Gaza in 2020, ‘A Liveable Place?’ – Abject Cruelty

You run out of words to describe what’s happening in Gaza. The millions, billions of words that have already been, and most likely will be, written cover it and yet don’t cover it. For how can it be described? How can it be discussed? How can it be written about? How can it be lived? How can it be?

How many vile atrocities have engendered the “never again/no more” responses? And we know about this one. I truly believe that in the future when Palestine is free and people look back and remember with horror what was done to the Palestinian people, they will particularly focus on the siege of Gaza and wonder how it was permitted to happen and to continue.

It is an exercise in cruelty so horrible that to actually contemplate it is painful. Last week the UN issued a report entitled “Gaza in 2020 A liveable place?   which looks at Gaza and projects the needs of the population there and the capacity for those needs to be met.  The report examines the infrastructural, social, education, healthcare, power and food requirements and forecasts to 2020.

The contents of the report make for very grim reading, not least the fact that right now only 10% of Gaza’s water is safe for drinking and the prediction that by 2016 the aquifer, the only source of water, may be unusable. It is attached here for anyone to read but the conclusion bears quoting in full:

“In the absence of sustained and effective remedial action and an enabling political environment, the challenges which confront the people of Gaza now will only intensify over the coming years to 2020, a period in which another half a million people will be added to the present estimated population of 1.6 million. Without such action, the daily lives of Gazans in 2020 will be worse than they are now. There will be virtually no reliable access to sources of safe drinking water, standards of healthcare and education will have continued to decline, and the vision of affordable and reliable electricity for all will have become a distant memory for most.
The already high number of poor, marginalized and food-insecure people depending on assistance will not have changed, and in all likelihood will have increased.
To ensure that Gaza in 2020 will be “a liveable place,” on-going herculean efforts by Palestinians and partners in such sectors as energy, education, health, water and sanitation, need to be accelerated and intensified in the face of all difficulties.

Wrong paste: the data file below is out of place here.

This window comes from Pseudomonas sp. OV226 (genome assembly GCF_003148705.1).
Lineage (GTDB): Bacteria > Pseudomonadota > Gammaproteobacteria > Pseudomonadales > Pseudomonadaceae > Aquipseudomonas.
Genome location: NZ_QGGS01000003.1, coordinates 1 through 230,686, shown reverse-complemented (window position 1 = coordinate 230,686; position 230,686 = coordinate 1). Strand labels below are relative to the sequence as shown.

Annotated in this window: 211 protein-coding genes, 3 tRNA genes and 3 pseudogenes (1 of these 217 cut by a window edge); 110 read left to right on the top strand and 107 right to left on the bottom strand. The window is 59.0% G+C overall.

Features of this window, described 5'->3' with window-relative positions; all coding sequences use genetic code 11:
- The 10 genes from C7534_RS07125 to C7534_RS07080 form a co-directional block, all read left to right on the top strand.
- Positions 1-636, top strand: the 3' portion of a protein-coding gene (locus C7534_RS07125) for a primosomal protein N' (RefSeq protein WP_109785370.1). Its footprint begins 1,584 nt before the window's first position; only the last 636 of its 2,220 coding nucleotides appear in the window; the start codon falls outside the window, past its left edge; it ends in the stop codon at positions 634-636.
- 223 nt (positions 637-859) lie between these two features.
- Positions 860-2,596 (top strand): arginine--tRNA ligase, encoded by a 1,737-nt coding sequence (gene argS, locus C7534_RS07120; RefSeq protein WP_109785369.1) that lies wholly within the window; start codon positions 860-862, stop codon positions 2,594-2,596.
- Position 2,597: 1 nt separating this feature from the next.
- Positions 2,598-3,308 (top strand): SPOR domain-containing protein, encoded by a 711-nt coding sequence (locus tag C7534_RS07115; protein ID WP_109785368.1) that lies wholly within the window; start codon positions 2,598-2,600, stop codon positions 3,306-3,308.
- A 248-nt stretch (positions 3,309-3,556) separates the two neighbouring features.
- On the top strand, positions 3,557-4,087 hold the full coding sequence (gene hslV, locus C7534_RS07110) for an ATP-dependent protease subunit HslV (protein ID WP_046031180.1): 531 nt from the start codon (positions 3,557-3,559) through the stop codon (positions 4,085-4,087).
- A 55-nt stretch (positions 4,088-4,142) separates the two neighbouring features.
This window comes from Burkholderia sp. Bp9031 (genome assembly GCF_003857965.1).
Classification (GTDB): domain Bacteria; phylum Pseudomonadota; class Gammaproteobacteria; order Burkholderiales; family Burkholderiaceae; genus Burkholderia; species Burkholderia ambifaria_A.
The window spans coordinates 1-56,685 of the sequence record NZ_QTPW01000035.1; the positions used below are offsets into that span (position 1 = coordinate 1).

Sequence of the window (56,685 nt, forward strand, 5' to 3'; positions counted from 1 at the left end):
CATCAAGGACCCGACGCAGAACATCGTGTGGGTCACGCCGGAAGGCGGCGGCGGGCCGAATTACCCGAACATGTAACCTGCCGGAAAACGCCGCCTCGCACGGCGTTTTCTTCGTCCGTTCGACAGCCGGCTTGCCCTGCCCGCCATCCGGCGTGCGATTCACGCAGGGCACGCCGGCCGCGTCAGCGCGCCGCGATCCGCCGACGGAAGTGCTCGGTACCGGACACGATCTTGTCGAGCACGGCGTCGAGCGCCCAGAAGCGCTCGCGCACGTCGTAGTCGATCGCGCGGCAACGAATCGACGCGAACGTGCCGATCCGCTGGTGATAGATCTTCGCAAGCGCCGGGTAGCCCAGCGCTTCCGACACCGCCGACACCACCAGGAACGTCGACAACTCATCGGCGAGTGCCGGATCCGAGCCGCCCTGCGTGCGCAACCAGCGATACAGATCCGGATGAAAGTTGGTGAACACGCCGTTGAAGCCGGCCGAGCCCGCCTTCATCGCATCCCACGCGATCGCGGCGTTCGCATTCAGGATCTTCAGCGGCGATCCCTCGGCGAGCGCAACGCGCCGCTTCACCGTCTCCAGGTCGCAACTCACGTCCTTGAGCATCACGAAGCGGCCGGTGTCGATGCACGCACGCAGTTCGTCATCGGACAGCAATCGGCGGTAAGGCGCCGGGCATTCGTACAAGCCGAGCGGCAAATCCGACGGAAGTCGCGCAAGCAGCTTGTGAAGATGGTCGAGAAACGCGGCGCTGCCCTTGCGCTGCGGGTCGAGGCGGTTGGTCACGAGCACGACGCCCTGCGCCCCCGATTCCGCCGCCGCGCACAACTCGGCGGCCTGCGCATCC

It is essential that the inhabitants of Gaza are able to exercise and enjoy the full range of fundamental human rights to which they are entitled. They must be able to live safe and secure lives free of the various forms of violence which afflict them at present; benefit from proper health care, education and housing; elect and hold accountable representatives of government; be subject to fair and impartial justice; and have ready access to the world beyond Gaza for religious, educational, medical, cultural, commercial and other purposes.
In short the Palestinian people of Gaza must be enabled to live dignified, healthy and productive lives in peace and security, both now and in the future.”

That these recommendations have to be made is alarming, that the basic rights of the Palestinians in Gaza have been eroded to such a degree is criminal, and that’s no exaggeration – collective punishment is illegal.  It is an indictment of every single politician who has any influence or power to stand against this. Every government that continues to treat Israel as anything other than a pariah state is culpable. The idea that somewhere may become unliveable due to  deliberate, manmade conditions is incredible, it beggars belief, yet it is very likely unless this siege is ended.

Rights are non-negotiable and are universal, depriving people of those rights is wrong.  The siege has been maintained for years, pre-dating the election of Hamas, although considerably more extreme since then. I worry that it will become normalised and the main focus becomes making it less inhumane. I worry that this has already happened.

Despite the privations and oppression, the art, music and writing (wow the writing) coming out of Gaza, out of Palestine is amazing and inspirational – it blows me away to see the sheer resistance, the brilliance, the defiance in the face of the apartheid regime. The people give me hope, they show us that this will end, that there will be justice.

Still, I  wonder how many more words will we read and write about Gaza, about Palestine before that happens. I look forward to the day that Palestine is beautifully liveable for all its people.

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